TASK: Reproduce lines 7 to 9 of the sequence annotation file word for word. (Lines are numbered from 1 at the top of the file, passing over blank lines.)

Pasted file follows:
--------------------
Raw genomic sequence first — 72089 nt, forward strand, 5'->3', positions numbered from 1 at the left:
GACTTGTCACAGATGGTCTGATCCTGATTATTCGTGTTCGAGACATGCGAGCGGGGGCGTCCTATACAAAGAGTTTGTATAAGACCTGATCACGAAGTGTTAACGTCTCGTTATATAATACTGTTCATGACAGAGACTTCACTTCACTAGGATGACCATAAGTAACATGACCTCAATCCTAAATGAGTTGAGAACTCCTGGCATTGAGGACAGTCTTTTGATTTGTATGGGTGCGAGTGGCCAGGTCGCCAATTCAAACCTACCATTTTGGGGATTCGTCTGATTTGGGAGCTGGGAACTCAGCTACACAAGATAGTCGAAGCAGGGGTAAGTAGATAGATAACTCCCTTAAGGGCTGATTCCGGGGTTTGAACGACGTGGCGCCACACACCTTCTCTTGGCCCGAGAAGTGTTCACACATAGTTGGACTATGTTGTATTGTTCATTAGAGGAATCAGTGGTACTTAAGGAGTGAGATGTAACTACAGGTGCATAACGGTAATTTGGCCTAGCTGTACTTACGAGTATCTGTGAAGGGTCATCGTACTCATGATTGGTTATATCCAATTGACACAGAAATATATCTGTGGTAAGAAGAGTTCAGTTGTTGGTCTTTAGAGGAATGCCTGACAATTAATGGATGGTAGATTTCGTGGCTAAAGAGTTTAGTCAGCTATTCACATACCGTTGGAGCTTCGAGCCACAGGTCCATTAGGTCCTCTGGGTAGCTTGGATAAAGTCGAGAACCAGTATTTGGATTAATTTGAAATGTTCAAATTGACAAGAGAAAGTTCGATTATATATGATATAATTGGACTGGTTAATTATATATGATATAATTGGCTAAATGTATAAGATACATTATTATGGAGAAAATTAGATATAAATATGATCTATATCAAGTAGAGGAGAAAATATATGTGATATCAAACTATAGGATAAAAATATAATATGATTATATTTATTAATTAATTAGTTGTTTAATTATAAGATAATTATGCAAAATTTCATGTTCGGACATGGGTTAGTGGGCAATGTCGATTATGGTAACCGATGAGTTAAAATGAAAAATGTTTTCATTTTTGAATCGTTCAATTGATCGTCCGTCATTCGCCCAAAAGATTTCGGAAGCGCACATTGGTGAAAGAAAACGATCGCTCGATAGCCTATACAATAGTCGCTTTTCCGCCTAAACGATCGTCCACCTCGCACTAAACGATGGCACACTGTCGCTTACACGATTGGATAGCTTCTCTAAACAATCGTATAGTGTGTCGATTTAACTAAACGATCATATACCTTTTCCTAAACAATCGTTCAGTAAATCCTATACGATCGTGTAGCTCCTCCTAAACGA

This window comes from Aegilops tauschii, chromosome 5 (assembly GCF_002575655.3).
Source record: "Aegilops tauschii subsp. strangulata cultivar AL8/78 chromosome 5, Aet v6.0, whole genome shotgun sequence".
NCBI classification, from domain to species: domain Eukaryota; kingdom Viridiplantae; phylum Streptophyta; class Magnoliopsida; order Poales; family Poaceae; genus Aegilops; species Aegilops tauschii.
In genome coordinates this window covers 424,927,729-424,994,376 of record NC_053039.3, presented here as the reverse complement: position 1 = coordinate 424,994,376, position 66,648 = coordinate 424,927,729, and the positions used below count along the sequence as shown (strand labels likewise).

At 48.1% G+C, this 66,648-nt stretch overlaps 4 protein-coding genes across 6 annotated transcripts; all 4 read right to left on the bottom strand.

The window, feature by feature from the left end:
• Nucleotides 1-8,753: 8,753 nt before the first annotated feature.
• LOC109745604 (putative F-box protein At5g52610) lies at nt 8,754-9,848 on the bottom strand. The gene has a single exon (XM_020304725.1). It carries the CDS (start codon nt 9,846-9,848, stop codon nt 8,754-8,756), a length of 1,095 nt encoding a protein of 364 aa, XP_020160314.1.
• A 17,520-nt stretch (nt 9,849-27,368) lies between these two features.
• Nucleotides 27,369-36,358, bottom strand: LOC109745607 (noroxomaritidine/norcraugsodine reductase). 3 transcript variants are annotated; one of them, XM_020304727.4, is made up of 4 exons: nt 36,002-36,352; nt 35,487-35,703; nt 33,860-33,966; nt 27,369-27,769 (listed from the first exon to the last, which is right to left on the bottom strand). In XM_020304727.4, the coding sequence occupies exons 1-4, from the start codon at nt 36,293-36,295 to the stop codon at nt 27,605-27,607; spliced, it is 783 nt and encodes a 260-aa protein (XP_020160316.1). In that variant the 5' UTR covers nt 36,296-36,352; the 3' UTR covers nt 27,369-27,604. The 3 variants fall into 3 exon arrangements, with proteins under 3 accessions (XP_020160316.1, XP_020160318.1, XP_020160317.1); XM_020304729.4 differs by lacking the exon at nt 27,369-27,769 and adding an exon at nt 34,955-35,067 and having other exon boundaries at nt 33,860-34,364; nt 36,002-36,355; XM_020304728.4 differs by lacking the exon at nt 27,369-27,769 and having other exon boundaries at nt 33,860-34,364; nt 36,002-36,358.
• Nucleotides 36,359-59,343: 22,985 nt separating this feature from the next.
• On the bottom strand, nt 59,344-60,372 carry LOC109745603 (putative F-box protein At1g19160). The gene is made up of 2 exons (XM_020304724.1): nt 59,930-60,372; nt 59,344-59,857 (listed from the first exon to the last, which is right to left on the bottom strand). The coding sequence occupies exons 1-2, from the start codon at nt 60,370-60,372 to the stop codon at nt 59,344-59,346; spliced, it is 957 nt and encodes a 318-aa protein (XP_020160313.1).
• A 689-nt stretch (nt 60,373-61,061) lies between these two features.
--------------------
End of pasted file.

At 48.1% G+C, this 66,648-nt stretch overlaps 4 protein-coding genes across 6 annotated transcripts; all 4 read right to left on the bottom strand.

The window, feature by feature from the left end:
• Nucleotides 1-8,753: 8,753 nt before the first annotated feature.